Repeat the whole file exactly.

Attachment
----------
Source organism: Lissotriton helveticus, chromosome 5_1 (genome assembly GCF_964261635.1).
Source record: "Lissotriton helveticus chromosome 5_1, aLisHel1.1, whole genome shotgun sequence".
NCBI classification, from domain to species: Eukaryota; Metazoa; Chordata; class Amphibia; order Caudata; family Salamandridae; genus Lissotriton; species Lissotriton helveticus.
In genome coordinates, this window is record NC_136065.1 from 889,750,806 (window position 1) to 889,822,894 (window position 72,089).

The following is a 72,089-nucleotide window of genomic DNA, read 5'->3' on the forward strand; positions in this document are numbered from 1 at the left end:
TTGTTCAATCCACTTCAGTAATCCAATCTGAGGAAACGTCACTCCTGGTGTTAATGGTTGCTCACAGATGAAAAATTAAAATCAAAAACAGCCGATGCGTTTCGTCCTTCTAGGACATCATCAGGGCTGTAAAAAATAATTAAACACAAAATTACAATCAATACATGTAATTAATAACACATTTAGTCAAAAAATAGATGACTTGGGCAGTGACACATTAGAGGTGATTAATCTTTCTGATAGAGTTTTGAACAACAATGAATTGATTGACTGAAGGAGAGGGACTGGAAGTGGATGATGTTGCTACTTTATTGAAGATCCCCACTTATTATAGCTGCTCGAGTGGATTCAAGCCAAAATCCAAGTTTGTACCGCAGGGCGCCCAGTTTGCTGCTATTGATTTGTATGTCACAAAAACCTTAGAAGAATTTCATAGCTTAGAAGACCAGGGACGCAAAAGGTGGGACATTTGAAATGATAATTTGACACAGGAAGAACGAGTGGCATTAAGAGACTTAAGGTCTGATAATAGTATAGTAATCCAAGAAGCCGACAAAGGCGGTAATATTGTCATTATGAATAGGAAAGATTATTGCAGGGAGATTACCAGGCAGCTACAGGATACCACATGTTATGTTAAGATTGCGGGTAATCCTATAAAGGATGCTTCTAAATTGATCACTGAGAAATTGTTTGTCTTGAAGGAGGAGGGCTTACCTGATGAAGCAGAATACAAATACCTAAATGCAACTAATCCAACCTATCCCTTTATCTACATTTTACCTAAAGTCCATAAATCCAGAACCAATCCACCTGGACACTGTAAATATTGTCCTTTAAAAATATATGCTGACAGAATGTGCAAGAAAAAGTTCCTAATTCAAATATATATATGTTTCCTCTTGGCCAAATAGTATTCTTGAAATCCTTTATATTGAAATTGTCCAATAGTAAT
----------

Source organism: Lissotriton helveticus, chromosome 5_1 (genome assembly GCF_964261635.1).
Source record: "Lissotriton helveticus chromosome 5_1, aLisHel1.1, whole genome shotgun sequence".
NCBI classification, from domain to species: Eukaryota; Metazoa; Chordata; class Amphibia; order Caudata; family Salamandridae; genus Lissotriton; species Lissotriton helveticus.
In genome coordinates, this window is record NC_136065.1 from 889,750,806 (window position 1) to 889,822,894 (window position 72,089).

The following is a 72,089-nucleotide window of genomic DNA, read 5'->3' on the forward strand; positions in this document are numbered from 1 at the left end:
TTGTTCAATCCACTTCAGTAATCCAATCTGAGGAAACGTCACTCCTGGTGTTAATGGTTGCTCACAGATGAAAAATTAAAATCAAAAACAGCCGATGCGTTTCGTCCTTCTAGGACATCATCAGGGCTGTAAAAAATAATTAAACACAAAATTACAATCAATACATGTAATTAATAACACATTTAGTCAAAAAATAGATGACTTGGGCAGTGACACATTAGAGGTGATTAATCTTTCTGATAGAGTTTTGAACAACAATGAATTGATTGACTGAAGGAGAGGGACTGGAAGTGGATGATGTTGCTACTTTATTGAAGATCCCCACTTATTATAGCTGCTCGAGTGGATTCAAGCCAAAATCCAAGTTTGTACCGCAGGGCGCCCAGTTTGCTGCTATTGATTTGTATGTCACAAAAACCTTAGAAGAATTTCATAGCTTAGAAGACCAGGGACGCAAAAGGTGGGACATTTGAAATGATAATTTGACACAGGAAGAACGAGTGGCATTAAGAGACTTAAGGTCTGATAATAGTATAGTAATCCAAGAAGCCGACAAAGGCGGTAATATTGTCATTATGAATAGGAAAGATTATTGCAGGGAGATTACCAGGCAGCTACAGGATACCACATGTTATGTTAAGATTGCGGGTAATCCTATAAAGGATGCTTCTAAATTGATCACTGAGAAATTGTTTGTCTTGAAGGAGGAGGGCTTACCTGATGAAGCAGAATACAAATACCTAAATGCAACTAATCCAACCTATCCCTTTATCTACATTTTACCTAAAGTCCATAAATCCAGAACCAATCCACCTGGACACTGTAAATATTGTCCTTTAAAAATATATGCTGACAGAATGTGCAAGAAAAAGTTCCTAATTCAAATATATATATGTTTCCTCTTGGCCAAATAGTATTCTTGAAATCCTTTATATTGAAATTGTCCAATAGTAAT